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Correcting the Correctors: The wealth of online slot advice remains dubious at best

By Frank Legato

 

This magazine—not to mention its sister publication, Casino Player—was founded on the basis that the slot machine presents a very specialized field of knowledge.

I learned the field first in 1984. I’m still learning today, although people call me a “slot expert.” I’ve followed the evolution of the slot game since those early days, when most slots were simple devices, with three reels, a single payline, and a handle.

This magazine has evolved with the slot machine, and with the internet. Where a subscription and a monthly read was once the only way (it’s still the best way) to keep up with changing slot technology, variety and player preferences, the internet has fostered a wealth of online advice on playing the games. Much of the information on blogs, player websites and elsewhere online is good information, but just as much is put out there by novice writers, and contains information that is outdated, or just plain wrong.

That’s where I come in. I’m here to advise the advisers, correct the correctors, and throw ketchup on the baloney that some of these sites spew. (OK, maybe mustard.) Here’s one I just read on a website I will not identify, out of professional courtesy. (And fear of litigation.) It’s called “7 Tips on Playing the Slots Without Losing It All.”

The first tip? “Bet on more reels than just one.” Umm, right. I’ve got news for you, son—in this day and age, you can’t bet on one reel. They all have minimum bets that cover all the paylines, and all the reels are always active. In the old days—I’m talking old days—some of the mechanical reel-spinners would be set up as so-called “buy-a-pay” games. You could bet a single coin and a certain amount of winning combinations would be active. There were more winning combinations activated with the second and/or third coins wagered.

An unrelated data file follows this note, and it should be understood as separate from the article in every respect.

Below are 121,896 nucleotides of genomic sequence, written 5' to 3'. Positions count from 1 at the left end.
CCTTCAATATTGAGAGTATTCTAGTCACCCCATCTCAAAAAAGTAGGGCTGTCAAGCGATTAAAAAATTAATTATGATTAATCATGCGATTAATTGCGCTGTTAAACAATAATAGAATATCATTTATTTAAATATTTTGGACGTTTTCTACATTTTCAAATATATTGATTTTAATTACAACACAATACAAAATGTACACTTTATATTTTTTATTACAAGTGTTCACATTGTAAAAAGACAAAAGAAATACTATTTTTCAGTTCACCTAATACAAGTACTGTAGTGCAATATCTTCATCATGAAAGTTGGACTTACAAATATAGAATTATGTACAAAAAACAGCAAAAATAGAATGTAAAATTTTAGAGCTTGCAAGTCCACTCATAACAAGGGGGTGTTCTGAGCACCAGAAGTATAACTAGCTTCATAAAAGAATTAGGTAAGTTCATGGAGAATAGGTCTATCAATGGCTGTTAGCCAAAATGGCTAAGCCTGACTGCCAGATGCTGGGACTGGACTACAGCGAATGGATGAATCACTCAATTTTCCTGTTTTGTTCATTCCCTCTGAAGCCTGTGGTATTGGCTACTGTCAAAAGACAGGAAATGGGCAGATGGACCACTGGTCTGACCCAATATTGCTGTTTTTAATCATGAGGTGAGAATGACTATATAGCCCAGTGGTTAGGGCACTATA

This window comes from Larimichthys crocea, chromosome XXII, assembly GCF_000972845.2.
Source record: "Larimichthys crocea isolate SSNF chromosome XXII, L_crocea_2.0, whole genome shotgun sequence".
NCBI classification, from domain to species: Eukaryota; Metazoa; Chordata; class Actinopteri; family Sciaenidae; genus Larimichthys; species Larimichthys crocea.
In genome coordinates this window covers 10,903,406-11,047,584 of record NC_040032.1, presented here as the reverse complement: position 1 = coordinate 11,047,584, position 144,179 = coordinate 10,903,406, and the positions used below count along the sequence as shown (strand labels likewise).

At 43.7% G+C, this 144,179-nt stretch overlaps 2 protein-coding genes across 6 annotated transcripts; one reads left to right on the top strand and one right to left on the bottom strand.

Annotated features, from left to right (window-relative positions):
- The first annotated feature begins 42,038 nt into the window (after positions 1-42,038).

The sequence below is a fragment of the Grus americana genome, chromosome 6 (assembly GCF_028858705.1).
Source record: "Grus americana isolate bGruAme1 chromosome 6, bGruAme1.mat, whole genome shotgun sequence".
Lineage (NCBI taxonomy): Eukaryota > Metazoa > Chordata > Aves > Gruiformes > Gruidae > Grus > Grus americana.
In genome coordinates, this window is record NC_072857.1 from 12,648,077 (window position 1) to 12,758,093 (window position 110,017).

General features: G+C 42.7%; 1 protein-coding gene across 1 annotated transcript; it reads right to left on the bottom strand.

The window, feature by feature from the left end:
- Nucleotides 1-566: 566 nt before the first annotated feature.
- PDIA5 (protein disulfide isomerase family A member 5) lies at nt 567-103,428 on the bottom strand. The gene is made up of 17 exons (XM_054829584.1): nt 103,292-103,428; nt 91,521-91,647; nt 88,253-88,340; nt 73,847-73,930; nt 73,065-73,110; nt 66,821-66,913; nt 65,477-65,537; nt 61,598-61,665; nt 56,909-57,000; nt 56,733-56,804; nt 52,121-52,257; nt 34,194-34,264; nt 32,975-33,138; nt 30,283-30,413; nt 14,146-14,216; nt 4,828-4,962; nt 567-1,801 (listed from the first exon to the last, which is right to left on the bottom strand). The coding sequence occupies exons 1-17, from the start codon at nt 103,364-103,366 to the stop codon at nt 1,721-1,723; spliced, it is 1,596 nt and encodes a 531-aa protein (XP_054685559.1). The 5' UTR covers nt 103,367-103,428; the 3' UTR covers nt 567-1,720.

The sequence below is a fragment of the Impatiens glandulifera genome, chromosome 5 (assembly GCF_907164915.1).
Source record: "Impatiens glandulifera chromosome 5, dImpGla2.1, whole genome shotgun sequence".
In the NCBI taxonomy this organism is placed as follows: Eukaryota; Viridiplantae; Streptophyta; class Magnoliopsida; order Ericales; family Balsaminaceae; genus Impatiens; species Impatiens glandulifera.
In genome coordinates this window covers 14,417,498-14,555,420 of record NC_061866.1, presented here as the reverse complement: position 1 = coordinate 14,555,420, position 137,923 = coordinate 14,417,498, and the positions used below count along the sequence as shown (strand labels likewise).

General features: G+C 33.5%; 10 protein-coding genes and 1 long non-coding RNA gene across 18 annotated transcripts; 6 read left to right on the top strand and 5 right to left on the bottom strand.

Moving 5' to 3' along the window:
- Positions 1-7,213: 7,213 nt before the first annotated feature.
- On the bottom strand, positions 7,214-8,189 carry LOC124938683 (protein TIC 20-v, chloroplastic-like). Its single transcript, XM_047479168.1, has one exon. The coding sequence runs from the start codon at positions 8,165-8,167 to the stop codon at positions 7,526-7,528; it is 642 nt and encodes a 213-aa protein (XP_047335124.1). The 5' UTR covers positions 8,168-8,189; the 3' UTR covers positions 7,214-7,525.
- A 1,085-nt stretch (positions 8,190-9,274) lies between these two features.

But the reels? “Always place your bets on the three reels, not a single one,” the article says. There is no game that will return you a win for something on one reel. That’s why it’s called a “winning combination.” It combines symbols on different reels.

Has the writer ever played a slot machine?

Other advice provides a mixed bag of right and wrong. Start out with smaller bets and increase as you win. OK, I’ll buy that one. But then, it says, “Keep it simple when picking a machine.” The expert quote says, “Don’t play machines with many bells and whistles”… because they “can actually take your money away with their fancy graphics.”

Yes, and their fancy double-talk, and their fancy-pants big promises…

I actually don’t know what that means. Why can’t I have bells and whistles? I like bells and whistles.

I believe this was a convoluted way of saying the simpler traditional games typically return at a higher rate than the more elaborate penny games. That’s true. But the fancy graphics have nothing to do with it. You can still win with bells and whistles. And horns and wheels and re-spins, for that matter.

Here’s another piece of useless advice: “Pick one type of machine and learn it well.”

The quoted advice: “If you are in a casino with many slots, you will probably see that the games are always different. The games are designed to keep you off-guard and not focused on the strategy. Because of this, the best plan of action is to always watch the payouts for each game and always know what the jackpot is.”

First of all, there is no such thing as “strategy” on a regular slot machine. It is all dumb luck, which is why monkeys can play slots (and often do). Secondly, knowing what combinations return which jackpots is always nice so you can follow a game, but that has absolutely no effect on whether or not you’re going to hit those combinations.

This doesn’t mean knowing your slot is a bad idea. You should know your slot by how it distributes its pays. A traditional reel-spinner requires perseverance and luck for success. Know that and bankroll accordingly—you want to stay in the game long enough to wait out that house edge. If you’re picking one of the “fancy graphics,” “bells-and-whistles” games, you’ll need less of a bankroll, but know that you’re going to get a steady stream of smaller hits that keep you in the game.

If you know what to expect, you can plan your session out more logically.

Just remember to spin more than one reel. Sheesh. •

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